The US has toned down settlement rhetoric

There’s a new West Bank settlement and nobody seems all that concerned

The first caravan is placed on the grounds of the new Amichai settlement for evacuees of the illegal Amona outpost on February 21, 2018. (Courtesy: Amona evacuees)
The first caravan is placed on the grounds of the new Amichai settlement for evacuees of the illegal Amona outpost on February 21, 2018. (Courtesy: Amona evacuees)

Two months ago, Israeli families started moving into Amichai, the first new West Bank settlement built in almost 20 years. The settlement will house families from the Amona outpost, which was closed after the Supreme Court of Israel ruled that it was built on private Palestinian land. From the time construction began last year, the United States has remained silent on this new development. Most notably, a United States envoy (including President Donald Trump’s son-in-law and senior adviser Jared Kushner) arrived to Israel the day after Amichai construction began in 2017, and made no official statement on the topic. The Foreign Ministers of Germany and France also made no mention of the new settlement during their meeting with Prime Minister Benjamin Netanyahu on March 26, 2018, the day Amichai was inaugurated. This muted response to Amichai’s construction may signal a new shift in United States, and perhaps European, settlement policy.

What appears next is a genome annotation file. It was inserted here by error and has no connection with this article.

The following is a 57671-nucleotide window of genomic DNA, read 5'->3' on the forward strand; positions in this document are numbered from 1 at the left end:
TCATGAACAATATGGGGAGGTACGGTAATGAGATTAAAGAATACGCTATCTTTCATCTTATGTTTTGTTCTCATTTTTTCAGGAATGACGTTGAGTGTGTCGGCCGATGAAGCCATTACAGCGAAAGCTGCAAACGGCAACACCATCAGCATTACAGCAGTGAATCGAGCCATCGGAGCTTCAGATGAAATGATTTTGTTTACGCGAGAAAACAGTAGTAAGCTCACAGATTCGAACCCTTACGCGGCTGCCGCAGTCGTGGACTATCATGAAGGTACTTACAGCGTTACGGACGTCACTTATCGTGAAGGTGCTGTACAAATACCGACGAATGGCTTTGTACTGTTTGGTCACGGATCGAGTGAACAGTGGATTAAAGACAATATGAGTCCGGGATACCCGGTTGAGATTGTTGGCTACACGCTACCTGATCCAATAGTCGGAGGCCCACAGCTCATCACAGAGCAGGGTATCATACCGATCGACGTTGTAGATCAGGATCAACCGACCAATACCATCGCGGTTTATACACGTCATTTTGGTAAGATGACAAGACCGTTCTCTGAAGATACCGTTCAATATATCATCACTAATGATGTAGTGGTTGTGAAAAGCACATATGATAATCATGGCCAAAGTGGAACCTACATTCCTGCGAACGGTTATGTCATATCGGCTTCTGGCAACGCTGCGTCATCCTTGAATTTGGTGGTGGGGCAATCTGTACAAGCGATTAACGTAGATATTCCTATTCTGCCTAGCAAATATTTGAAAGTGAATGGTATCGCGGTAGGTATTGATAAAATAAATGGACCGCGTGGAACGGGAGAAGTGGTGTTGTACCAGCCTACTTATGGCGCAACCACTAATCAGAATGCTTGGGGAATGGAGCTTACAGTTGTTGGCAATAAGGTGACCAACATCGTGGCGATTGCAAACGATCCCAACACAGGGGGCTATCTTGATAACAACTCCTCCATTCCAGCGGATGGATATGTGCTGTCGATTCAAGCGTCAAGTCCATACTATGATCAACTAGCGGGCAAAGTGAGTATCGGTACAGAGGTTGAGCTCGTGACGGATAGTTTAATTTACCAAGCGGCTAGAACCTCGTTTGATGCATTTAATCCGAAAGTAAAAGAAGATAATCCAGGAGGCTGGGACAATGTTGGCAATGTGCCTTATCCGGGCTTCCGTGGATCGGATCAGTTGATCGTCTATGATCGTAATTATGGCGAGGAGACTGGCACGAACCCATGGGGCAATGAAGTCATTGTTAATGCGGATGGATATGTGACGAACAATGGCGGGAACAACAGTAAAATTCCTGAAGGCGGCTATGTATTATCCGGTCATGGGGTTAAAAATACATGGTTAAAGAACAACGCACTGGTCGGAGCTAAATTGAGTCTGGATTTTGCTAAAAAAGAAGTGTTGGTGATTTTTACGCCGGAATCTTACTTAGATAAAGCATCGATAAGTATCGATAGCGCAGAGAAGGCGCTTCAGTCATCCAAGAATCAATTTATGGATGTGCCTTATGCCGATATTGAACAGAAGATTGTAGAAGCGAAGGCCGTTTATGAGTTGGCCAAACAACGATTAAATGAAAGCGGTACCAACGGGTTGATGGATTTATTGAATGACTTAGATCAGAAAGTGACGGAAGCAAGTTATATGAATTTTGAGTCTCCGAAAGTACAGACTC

United States policy towards West Bank settlements has evolved since the end of the Six Day War in June 1967. After the war, Israelis began moving into the recently captured West Bank for religious and economic reasons. In part because the United States had assumed that this area (and other recently captured territories) would be held as a “deposit” by Israel to be returned to the Arab states in exchange for peace, it initially declared these settlements to be illegal under international law and an obstacle to achieving peace.

The United States changed its policy in 1982, when President Ronald Reagan concluded that settlements were not illegal, but only represented an obstacle to peace. Successive presidential administrations continued this policy, and, in 2004, President George W. Bush allegedly developed an unwritten settlement framework with Prime Minister Ariel Sharon. Pursuant to this understanding, Israel agreed that it would not build new settlements in the West Bank, and in return, the United States would silently accept Israeli construction of new buildings within existing settlements.

President Barack Obama’s election in 2008 altered this status quo, as he declared that settlement construction in the West Bank was “illegitimate,” and forcefully pushed Israel to stop all construction, or as he reportedly said, “not a single brick.” This pressure led to a public confrontation with Prime Minister Netanyahu, who insisted that the United States continue to follow the Bush-Sharon framework. The two sides eventually agreed that all settlement construction would be halted for 10 months in order to allow for a renewed Israeli-Palestinian peace dialogue, however this dialogue soon proved unsuccessful.